“Ankur,” I asked, “why didn’t your older brother stand up for you?”
“What was he going to do? He was older, but young. We were all afraid of her, but he was less afraid and sometimes he would stand up to her.
“Because my father was a priest people gave food and sweets for his blessings. They gave us lots, daily. All that food was sufficient for our family, but me and my brother were always hungry. Our mother never fed us, and we never asked her for food. We were lucky if she gave us a little, though it was never enough to fill our bellies. Our father loved us, but he kept himself unaware of our lives and how she treated us.
“One month later I started going to school. I was in 4th class. If there was a holiday, I never wanted to stay at home. I would get up early; search or beg for food, come home in the night, get a beating. That was my holiday routine.
When my brother and I walked to school we looked for people who left food outside their door for cows to eat, while at home there was so much gifted food in our house it would sometimes rot. I began to steal food at home, and then began stealingfrom shopkeepers. I even stole lunch boxes from other students. When I was caught, a teacher started sharing her tiffin with me. She was really nice.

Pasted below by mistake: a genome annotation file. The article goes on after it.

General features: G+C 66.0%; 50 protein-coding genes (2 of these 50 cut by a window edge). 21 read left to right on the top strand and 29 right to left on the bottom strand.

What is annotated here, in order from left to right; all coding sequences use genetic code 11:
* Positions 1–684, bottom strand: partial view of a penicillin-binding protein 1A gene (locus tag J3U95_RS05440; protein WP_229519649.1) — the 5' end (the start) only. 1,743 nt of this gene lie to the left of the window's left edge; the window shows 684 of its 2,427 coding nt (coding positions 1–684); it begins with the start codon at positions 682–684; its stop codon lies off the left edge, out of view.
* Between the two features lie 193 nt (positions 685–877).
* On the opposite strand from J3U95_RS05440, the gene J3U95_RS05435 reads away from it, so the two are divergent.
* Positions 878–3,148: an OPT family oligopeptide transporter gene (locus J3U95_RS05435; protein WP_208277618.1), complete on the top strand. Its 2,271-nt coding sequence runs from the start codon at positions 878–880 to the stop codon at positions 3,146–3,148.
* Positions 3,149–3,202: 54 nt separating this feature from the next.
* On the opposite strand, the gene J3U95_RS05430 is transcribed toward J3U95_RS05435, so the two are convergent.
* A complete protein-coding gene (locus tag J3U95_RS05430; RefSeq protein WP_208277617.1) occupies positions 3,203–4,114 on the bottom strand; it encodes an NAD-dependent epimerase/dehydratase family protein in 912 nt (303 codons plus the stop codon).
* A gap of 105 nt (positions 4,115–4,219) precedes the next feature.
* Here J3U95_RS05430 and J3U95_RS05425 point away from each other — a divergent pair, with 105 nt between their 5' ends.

Our family moved to our own, small piece of land. There was a temple nearby. My brother and I wanted money to buy food, which we could easily steal from the temple. It was easy to grab, left lying where people threw it to the Gods. Being the youngest, I was always ordered to do the dirty work by my siblings. At the temple I grabbed five rupees. We used it to buy some hajmola (a sour tasting, chewable digestion pill).